[6:] There is a third difficulty in the way of the establishment of the system of Chaturvarnya. How are you going to maintain the system of Chaturvarnya, supposing it was established? One important requirement for the successful working of Chaturvarnya is the maintenance of the penal system which could maintain it by its sanction. The system of Chaturvarnya must perpetually face the problem of the transgressor. Unless there is a penalty attached to the act of transgression, men will not keep to their respective classes. The whole system will break down, being contrary to human nature. Chaturvarnya cannot subsist by its own inherent goodness. It must be enforced by law.

[7:] That without penal sanction the ideal of Chaturvarnya cannot be realized, is proved by the story in the Ramayana of Rama killing Shambuka. Some people seem to blame Rama because he wantonly and without reason killed Shambuka. But to blame Rama for killing Shambuka is to misunderstand the whole situation. Ram Raj was a Raj based on Chaturvarnya. As a king, Rama was bound to maintain Chaturvarnya. It was his duty therefore to kill Shambuka, the Shudra who had transgressed his class and wanted to be a Brahmin. This is the reason why Rama killed Shambuka. But this also shows that penal sanction is necessary for the maintenance of Chaturvarnya. Not only penal sanction is necessary, but the penalty of death is necessary. That is why Rama did not inflict on Shambuka a lesser punishment. That is why the Manu-Smriti prescribes such heavy sentences as cutting off the tongue, or pouring of molten lead in the ears, of the Shudra who recites or hears the Veda. The supporters of Chaturvarnya must give an assurance that they could successfully classify men, and that they could induce modern society in the twentieth century to re-forge the penal sanctions of the Manu-Smriti.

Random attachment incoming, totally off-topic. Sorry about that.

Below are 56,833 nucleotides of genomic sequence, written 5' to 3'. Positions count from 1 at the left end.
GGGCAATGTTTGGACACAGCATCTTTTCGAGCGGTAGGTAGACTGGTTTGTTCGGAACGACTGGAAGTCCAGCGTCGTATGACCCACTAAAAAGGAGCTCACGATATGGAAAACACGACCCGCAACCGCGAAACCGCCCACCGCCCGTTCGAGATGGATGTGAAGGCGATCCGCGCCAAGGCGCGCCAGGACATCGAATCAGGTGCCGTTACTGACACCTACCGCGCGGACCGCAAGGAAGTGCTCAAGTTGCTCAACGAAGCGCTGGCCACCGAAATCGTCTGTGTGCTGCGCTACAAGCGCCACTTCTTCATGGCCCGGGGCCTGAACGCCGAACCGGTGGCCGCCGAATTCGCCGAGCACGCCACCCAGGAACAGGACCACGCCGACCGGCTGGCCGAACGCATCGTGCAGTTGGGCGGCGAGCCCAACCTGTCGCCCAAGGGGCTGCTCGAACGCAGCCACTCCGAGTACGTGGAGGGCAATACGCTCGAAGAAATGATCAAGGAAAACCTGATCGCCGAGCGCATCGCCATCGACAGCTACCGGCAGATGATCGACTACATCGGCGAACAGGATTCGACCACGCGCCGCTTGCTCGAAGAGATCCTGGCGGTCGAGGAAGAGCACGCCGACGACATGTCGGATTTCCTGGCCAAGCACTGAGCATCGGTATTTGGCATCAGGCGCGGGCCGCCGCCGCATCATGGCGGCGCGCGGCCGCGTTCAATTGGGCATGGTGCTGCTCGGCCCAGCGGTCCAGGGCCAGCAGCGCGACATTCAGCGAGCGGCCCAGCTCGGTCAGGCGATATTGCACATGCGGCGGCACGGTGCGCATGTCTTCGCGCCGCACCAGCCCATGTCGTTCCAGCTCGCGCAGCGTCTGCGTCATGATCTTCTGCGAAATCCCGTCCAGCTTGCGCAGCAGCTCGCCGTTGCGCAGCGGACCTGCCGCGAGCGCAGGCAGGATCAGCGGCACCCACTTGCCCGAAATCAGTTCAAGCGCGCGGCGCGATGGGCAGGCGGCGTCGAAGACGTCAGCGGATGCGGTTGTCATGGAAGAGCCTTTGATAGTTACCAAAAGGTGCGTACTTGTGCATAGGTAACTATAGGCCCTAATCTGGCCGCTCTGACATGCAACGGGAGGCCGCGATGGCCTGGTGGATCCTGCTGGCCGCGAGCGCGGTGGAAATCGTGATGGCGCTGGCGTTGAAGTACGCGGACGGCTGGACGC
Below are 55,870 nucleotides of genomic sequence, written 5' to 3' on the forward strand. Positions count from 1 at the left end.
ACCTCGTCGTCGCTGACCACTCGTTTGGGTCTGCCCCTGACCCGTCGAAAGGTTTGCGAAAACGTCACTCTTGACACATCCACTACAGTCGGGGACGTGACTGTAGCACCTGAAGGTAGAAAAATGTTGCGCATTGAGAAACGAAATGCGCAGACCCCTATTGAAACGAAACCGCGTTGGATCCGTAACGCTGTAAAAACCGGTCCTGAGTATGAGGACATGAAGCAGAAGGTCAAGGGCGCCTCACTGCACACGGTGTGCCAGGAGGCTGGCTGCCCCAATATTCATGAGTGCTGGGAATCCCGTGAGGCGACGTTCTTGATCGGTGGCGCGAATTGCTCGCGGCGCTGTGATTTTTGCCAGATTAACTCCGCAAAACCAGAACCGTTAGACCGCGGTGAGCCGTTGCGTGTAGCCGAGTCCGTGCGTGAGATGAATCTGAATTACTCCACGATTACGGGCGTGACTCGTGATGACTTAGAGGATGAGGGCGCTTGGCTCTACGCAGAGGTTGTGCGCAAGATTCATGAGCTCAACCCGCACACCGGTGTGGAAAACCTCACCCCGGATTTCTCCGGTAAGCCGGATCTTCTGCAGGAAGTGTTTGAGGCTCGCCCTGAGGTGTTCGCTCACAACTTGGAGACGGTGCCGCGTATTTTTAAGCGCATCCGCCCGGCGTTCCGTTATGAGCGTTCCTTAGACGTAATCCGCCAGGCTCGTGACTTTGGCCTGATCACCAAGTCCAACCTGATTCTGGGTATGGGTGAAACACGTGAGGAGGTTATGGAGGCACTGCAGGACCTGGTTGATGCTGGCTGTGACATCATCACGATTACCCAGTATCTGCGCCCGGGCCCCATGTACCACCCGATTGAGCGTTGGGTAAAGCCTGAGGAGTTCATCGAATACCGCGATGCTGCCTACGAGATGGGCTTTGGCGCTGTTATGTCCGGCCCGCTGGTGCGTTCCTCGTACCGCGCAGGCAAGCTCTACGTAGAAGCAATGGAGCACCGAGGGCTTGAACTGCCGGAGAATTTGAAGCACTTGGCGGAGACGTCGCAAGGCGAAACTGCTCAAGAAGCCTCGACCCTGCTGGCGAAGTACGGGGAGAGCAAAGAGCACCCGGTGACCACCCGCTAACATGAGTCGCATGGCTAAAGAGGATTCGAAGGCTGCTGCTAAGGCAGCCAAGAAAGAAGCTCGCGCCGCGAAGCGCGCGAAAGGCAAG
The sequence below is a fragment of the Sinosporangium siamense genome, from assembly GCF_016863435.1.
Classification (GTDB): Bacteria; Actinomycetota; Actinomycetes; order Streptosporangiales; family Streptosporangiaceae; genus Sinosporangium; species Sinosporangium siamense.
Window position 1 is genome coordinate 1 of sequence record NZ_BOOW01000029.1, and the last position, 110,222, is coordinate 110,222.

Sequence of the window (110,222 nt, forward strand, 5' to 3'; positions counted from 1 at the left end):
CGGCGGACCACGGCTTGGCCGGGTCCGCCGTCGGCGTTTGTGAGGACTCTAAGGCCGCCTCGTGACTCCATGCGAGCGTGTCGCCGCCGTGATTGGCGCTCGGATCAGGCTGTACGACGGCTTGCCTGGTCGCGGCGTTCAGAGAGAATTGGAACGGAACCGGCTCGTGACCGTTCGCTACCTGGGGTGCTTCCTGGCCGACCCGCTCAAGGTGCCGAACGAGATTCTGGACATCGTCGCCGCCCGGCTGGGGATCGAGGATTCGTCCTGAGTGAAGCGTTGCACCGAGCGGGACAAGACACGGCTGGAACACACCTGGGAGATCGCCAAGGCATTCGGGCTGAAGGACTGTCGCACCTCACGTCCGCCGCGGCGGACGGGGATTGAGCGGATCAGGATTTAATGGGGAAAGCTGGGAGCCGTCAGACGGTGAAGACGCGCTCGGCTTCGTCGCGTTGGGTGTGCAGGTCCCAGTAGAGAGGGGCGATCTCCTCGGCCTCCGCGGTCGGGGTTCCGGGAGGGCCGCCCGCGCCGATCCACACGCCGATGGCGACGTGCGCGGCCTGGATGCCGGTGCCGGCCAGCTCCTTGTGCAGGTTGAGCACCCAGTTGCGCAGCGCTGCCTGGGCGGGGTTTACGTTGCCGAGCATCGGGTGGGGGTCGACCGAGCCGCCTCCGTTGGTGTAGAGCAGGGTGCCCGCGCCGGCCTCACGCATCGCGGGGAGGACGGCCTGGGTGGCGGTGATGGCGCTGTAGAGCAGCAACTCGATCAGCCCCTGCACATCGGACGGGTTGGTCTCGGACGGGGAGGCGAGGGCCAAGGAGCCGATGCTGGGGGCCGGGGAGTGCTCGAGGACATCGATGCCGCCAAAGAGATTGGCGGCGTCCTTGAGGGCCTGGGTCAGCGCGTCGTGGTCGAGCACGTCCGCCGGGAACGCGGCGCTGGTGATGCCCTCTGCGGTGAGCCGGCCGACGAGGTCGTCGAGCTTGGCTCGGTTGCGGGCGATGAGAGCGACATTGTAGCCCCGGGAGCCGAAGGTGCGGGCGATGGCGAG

[8:] The protagonists of Chaturvarnya do not seem to have considered what is to happen to women in their system. Are they also to be divided into four classes, Brahmin, Kshatriya, Vaishya and Shudra? Or are they to be allowed to take the status of their husbands? If the status of the woman is to be the consequence of marriage, what becomes of the underlying principle of Chaturvarnya—namely, that the status of a person should be based upon the worth of that person? If they are to be classified according to their worth, is their classification to be nominal or real?

[9:] If it is to be nominal, then it is useless; and then the protagonists of Chaturvarnya must admit that their system does not apply to women. If it is real, are the protagonists of Chaturvarnya prepared to follow the logical consequences of applying it to women? They must be prepared to have women priests and women soldiers. Hindu society has grown accustomed to women teachers and women barristers. It may grow accustomed to women brewers and women butchers. But he would be a bold person who would say that it will allow women priests and women soldiers. But that will be the logical outcome of applying Chaturvarnya to women. Given these difficulties, I think no one except a congenital idiot could hope for and believe in a successful regeneration of the Chaturvarnya.